A brand new clinic for the treatment of "Plastic Crack Addiction" has opened its doors in Nottingham England.

The Priority Target - managed and run by former Vermin Lord Andy Chambers - offers an 8 week program. Andy estimates that up to 50% of wargamers, many of whom still live at home with parents way into their thirties can develop dependancy with minimum exposure.

Andy has pointed the finger squarely at former employer and leading plastic crack dealer Games Workshop claiming "Games Workshop have to take responsibility for their actions. The sheer mind blowing quality of their product is ruining lives. They're knocking this stuff out on an industrial scale and frankly, their entire operation makes Eisenberg look like an amateur."

The causes of Plastic Crack Addiction are hugely varied, so the Priority Target offers programmes to tackle the many patterns of destructive behaviour, coupled with supportive psychological therapies to address any underlying emotional issues. Patients are also made to participate in taboo sports such as Soccer. 

Talk Wargaming caught up with Mary McDougan, mother to the clinics first patient. "It all started when he came home with that bloody White Dwarf magazine in his late twenties. After reading it he was hooked. Nothing else mattered to Barry, all he wanted was miniatures, pretend hills, tape measures and dice. He's not right, most men his age want to take recreational drugs, masturbate  and sleep around. All he does is crunch dice probabilities and paint soldiers. If he doesn't build soldiers for a few days he goes into wild mood swings and sometimes when he and his wargamer friends get together they drink Redbull. I'm worried."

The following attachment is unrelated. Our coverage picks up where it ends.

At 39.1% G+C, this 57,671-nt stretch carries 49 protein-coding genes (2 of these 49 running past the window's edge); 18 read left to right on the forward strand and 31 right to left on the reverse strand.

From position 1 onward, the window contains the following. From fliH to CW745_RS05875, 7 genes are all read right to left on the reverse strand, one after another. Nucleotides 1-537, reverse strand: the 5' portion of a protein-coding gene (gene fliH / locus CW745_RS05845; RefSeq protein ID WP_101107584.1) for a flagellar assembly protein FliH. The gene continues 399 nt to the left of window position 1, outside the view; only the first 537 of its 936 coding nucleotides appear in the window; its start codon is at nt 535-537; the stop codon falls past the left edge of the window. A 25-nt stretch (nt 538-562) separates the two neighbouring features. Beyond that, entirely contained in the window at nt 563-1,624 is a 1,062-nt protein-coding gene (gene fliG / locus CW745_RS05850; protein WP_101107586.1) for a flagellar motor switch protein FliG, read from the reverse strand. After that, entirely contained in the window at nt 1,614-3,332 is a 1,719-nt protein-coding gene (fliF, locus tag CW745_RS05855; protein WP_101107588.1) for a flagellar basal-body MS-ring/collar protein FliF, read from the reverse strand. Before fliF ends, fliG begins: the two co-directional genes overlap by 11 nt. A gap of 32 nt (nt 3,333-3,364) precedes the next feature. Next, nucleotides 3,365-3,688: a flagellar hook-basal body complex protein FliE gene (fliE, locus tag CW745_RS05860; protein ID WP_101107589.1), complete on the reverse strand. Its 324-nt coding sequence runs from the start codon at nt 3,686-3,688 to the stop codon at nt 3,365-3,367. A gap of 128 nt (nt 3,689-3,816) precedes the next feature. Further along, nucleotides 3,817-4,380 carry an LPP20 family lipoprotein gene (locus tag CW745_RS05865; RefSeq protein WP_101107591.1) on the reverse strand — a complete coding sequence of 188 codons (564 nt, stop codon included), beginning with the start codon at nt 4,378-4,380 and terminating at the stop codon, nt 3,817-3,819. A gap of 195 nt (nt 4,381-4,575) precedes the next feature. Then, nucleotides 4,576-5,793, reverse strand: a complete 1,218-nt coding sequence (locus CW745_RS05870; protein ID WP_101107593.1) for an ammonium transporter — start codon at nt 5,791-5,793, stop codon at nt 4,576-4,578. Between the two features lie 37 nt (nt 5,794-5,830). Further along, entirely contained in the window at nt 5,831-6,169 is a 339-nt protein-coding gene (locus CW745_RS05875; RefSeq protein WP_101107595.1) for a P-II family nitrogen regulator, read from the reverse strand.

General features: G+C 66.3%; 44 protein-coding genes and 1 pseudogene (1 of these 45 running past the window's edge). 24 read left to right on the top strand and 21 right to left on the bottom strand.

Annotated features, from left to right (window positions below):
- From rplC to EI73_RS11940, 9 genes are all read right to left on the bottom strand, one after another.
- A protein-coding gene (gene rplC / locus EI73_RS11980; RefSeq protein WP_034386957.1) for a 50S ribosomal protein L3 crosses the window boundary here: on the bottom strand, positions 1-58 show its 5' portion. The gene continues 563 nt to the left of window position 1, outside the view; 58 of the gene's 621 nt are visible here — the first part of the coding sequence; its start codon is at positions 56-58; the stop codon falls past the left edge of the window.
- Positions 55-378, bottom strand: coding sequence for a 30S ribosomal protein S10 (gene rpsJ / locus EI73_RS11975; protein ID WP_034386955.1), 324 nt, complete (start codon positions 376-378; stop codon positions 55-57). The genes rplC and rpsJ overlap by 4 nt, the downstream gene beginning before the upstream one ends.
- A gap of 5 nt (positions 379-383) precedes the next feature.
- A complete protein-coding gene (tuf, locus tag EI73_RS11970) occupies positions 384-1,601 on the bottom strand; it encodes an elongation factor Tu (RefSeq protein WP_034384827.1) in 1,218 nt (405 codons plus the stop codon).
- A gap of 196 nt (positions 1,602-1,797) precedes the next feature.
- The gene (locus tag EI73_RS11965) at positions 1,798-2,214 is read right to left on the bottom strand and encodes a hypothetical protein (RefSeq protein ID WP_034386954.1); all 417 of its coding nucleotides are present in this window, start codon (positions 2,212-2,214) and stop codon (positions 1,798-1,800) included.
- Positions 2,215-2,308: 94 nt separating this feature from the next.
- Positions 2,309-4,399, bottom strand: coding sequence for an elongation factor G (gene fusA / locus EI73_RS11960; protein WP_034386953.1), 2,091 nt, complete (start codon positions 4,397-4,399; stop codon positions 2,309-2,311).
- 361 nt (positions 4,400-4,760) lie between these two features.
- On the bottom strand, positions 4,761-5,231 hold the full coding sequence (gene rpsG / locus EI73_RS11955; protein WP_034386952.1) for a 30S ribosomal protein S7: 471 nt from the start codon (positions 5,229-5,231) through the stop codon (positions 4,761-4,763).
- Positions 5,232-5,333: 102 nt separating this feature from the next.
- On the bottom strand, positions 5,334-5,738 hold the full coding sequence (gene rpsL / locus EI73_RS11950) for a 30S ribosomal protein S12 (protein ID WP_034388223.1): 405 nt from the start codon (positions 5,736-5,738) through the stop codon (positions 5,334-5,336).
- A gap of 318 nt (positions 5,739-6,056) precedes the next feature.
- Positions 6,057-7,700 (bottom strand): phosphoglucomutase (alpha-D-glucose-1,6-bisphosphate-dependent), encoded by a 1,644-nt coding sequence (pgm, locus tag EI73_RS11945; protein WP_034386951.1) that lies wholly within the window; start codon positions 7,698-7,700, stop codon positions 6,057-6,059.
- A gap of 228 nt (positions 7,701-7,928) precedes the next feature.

Mary isn't the only worried parent, several Warhammer Rage incidents have been reported up and down the country at high pressure competitive events. Libraries have also been fueling the addiction with novels set in the wargames setting. The Government refused to comment. Nigel Farrage of course blamed immigrants.

Plastic Crack addicts display many symptoms, including obsessive collecting, painting, gluing, snipping, elevated heartrate, dilated pupils, excessive salivating and bad hair cuts.

Some addicts are known to lose sleep as they feverishly construct their models. One shocking survey carried out by FRANK revealed that children as young as 8 have been suffering from plastic crack abuse.

"Only last year in Bognor Regis an addict required stitches to his thumb following a risky cutting procedure. This event highlights the sheer scale and intensity of a problem that is quite simply spiralling out of control. We need new legislation to limit access to this life changing material." said National Health Service CEO Simon Stevens.

Any readers affected by Plastic Crack Addiction are advised to seek help or throw money at the problem until it goes away.